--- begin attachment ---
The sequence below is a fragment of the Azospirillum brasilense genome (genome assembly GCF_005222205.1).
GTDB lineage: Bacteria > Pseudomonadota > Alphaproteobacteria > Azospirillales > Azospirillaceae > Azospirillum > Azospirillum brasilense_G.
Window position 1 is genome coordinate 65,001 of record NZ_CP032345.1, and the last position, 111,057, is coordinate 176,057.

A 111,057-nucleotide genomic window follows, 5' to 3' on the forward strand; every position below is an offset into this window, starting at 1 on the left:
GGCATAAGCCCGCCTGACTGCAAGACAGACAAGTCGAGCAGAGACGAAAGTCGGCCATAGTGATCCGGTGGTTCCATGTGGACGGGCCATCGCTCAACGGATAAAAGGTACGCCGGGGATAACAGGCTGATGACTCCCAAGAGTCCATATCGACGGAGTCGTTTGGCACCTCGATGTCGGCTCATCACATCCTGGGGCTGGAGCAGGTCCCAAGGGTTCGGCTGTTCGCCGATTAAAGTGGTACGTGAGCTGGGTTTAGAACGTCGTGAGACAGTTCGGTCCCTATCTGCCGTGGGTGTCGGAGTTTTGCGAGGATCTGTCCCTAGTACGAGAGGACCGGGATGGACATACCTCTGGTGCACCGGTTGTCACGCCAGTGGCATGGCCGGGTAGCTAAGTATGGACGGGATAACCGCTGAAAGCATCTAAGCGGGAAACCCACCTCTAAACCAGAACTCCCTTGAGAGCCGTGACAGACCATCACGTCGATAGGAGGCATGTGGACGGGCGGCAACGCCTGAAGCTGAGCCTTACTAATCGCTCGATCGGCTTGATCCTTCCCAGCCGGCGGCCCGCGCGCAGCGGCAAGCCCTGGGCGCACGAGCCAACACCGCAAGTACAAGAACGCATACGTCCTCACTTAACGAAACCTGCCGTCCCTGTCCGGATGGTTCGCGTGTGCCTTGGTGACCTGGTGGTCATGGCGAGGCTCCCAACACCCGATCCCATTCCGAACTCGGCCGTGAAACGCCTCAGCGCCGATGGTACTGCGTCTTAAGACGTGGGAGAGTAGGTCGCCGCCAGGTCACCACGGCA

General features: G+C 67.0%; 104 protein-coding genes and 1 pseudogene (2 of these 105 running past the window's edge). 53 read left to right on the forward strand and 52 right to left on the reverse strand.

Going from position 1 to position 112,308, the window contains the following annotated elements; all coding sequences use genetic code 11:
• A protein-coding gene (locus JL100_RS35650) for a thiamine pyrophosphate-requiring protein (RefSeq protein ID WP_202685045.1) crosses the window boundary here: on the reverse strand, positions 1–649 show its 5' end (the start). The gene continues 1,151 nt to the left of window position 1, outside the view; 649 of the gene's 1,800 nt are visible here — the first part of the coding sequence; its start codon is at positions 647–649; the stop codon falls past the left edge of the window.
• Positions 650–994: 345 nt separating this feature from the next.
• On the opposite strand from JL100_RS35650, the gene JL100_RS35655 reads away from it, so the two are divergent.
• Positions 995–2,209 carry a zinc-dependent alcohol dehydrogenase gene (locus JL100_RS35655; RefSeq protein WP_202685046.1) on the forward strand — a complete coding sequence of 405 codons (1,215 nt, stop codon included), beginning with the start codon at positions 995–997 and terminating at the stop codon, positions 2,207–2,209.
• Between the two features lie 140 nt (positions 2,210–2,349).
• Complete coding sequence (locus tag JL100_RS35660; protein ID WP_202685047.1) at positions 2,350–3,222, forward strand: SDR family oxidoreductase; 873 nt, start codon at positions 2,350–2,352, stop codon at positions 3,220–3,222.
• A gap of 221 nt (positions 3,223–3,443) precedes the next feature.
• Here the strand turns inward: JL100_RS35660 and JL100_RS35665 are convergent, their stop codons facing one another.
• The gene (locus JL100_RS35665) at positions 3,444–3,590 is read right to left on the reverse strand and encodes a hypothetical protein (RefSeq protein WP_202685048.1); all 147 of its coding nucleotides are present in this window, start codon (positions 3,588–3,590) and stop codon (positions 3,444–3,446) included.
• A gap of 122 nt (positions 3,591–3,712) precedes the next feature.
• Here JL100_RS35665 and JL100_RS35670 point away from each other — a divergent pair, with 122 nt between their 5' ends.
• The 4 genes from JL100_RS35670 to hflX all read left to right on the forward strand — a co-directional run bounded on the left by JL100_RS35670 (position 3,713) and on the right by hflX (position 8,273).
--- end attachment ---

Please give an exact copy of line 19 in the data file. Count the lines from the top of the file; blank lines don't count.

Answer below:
• The 4 genes from JL100_RS35670 to hflX all read left to right on the forward strand — a co-directional run bounded on the left by JL100_RS35670 (position 3,713) and on the right by hflX (position 8,273).